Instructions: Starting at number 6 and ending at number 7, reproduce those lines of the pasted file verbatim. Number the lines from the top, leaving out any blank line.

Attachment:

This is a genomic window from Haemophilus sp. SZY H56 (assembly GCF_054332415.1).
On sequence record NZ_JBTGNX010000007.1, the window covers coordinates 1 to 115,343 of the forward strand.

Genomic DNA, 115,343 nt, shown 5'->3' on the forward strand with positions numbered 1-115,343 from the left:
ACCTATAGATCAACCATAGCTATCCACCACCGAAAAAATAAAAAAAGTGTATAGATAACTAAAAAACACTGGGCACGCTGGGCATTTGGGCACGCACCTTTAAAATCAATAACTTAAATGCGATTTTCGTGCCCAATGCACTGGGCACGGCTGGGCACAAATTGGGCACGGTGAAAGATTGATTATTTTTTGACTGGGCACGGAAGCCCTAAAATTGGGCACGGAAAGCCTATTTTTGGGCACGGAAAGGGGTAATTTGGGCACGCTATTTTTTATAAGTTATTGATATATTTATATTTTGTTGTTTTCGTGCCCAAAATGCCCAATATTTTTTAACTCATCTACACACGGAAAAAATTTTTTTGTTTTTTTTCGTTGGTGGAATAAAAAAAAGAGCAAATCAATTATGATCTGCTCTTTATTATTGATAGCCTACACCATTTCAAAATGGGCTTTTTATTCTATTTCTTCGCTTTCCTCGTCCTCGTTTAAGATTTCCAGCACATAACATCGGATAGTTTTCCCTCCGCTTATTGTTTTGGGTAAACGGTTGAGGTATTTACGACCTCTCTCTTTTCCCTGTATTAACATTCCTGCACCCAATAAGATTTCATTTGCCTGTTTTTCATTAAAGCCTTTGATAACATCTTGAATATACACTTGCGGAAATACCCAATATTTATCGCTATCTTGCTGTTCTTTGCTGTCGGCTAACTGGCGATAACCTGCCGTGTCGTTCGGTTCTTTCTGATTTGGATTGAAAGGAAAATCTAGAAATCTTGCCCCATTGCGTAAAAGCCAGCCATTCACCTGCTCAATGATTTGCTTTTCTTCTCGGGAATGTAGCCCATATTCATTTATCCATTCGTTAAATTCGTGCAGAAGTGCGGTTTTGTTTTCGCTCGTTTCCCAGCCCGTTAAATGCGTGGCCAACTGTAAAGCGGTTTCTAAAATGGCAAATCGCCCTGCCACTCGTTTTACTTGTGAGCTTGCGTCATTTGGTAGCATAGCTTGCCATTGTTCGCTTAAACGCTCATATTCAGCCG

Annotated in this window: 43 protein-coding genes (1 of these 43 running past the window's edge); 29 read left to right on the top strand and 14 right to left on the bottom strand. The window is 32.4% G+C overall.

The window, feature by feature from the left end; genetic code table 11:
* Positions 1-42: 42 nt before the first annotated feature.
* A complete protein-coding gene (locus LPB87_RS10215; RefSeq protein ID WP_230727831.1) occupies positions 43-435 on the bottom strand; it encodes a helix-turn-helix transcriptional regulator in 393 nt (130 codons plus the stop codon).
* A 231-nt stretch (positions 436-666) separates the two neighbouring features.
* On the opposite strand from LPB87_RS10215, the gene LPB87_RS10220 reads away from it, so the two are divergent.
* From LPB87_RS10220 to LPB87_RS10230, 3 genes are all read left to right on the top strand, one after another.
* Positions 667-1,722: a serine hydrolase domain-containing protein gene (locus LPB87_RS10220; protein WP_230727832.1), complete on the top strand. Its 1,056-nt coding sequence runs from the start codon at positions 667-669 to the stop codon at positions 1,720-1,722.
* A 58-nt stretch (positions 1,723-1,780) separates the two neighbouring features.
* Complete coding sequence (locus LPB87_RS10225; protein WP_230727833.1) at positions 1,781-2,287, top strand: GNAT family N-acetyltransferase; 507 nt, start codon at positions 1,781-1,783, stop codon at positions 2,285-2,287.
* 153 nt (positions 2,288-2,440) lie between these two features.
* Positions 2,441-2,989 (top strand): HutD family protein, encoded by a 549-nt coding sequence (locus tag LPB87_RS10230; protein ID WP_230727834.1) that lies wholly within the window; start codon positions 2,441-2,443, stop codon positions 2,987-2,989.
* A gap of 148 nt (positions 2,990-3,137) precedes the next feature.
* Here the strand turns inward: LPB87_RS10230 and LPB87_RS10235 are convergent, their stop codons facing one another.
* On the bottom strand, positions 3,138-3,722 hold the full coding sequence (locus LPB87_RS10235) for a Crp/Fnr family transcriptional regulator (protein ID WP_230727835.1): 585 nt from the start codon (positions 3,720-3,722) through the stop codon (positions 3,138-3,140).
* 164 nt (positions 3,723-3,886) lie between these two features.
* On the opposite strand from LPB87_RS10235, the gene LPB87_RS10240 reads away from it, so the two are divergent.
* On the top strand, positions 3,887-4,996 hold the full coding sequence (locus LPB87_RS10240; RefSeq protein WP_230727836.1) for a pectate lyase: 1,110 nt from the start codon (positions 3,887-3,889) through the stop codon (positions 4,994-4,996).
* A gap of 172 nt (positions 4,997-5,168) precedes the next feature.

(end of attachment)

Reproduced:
The window, feature by feature from the left end; genetic code table 11:
* Positions 1-42: 42 nt before the first annotated feature.